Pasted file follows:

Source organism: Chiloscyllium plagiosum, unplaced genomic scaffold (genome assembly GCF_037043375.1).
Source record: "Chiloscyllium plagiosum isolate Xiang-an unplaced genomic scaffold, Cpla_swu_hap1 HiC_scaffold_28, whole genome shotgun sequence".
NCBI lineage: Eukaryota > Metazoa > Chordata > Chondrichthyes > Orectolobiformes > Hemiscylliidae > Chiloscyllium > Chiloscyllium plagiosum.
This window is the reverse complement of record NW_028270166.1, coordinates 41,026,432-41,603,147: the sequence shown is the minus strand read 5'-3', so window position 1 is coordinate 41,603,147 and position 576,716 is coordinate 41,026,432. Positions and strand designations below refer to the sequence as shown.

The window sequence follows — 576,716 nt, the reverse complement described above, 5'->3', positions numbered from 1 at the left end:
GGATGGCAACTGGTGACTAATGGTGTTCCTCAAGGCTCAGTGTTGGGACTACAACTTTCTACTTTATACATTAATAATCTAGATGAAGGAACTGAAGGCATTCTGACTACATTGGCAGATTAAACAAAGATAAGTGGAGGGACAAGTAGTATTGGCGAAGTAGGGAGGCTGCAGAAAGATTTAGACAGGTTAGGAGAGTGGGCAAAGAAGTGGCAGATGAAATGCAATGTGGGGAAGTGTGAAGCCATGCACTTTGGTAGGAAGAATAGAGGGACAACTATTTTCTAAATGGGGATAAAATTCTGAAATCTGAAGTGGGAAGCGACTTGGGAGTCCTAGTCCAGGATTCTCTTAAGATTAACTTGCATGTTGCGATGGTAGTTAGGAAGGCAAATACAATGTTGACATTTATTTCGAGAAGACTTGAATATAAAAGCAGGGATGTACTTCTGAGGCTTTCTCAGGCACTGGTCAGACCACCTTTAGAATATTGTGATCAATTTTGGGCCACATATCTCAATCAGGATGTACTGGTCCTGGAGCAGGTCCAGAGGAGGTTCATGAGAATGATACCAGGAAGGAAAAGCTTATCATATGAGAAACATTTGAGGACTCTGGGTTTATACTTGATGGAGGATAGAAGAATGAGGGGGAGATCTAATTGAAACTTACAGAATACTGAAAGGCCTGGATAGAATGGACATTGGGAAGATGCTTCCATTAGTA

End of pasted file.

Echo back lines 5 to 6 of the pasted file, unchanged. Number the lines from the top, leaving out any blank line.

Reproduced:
The window sequence follows — 576,716 nt, the reverse complement described above, 5'->3', positions numbered from 1 at the left end:
GGATGGCAACTGGTGACTAATGGTGTTCCTCAAGGCTCAGTGTTGGGACTACAACTTTCTACTTTATACATTAATAATCTAGATGAAGGAACTGAAGGCATTCTGACTACATTGGCAGATTAAACAAAGATAAGTGGAGGGACAAGTAGTATTGGCGAAGTAGGGAGGCTGCAGAAAGATTTAGACAGGTTAGGAGAGTGGGCAAAGAAGTGGCAGATGAAATGCAATGTGGGGAAGTGTGAAGCCATGCACTTTGGTAGGAAGAATAGAGGGACAACTATTTTCTAAATGGGGATAAAATTCTGAAATCTGAAGTGGGAAGCGACTTGGGAGTCCTAGTCCAGGATTCTCTTAAGATTAACTTGCATGTTGCGATGGTAGTTAGGAAGGCAAATACAATGTTGACATTTATTTCGAGAAGACTTGAATATAAAAGCAGGGATGTACTTCTGAGGCTTTCTCAGGCACTGGTCAGACCACCTTTAGAATATTGTGATCAATTTTGGGCCACATATCTCAATCAGGATGTACTGGTCCTGGAGCAGGTCCAGAGGAGGTTCATGAGAATGATACCAGGAAGGAAAAGCTTATCATATGAGAAACATTTGAGGACTCTGGGTTTATACTTGATGGAGGATAGAAGAATGAGGGGGAGATCTAATTGAAACTTACAGAATACTGAAAGGCCTGGATAGAATGGACATTGGGAAGATGCTTCCATTAGTA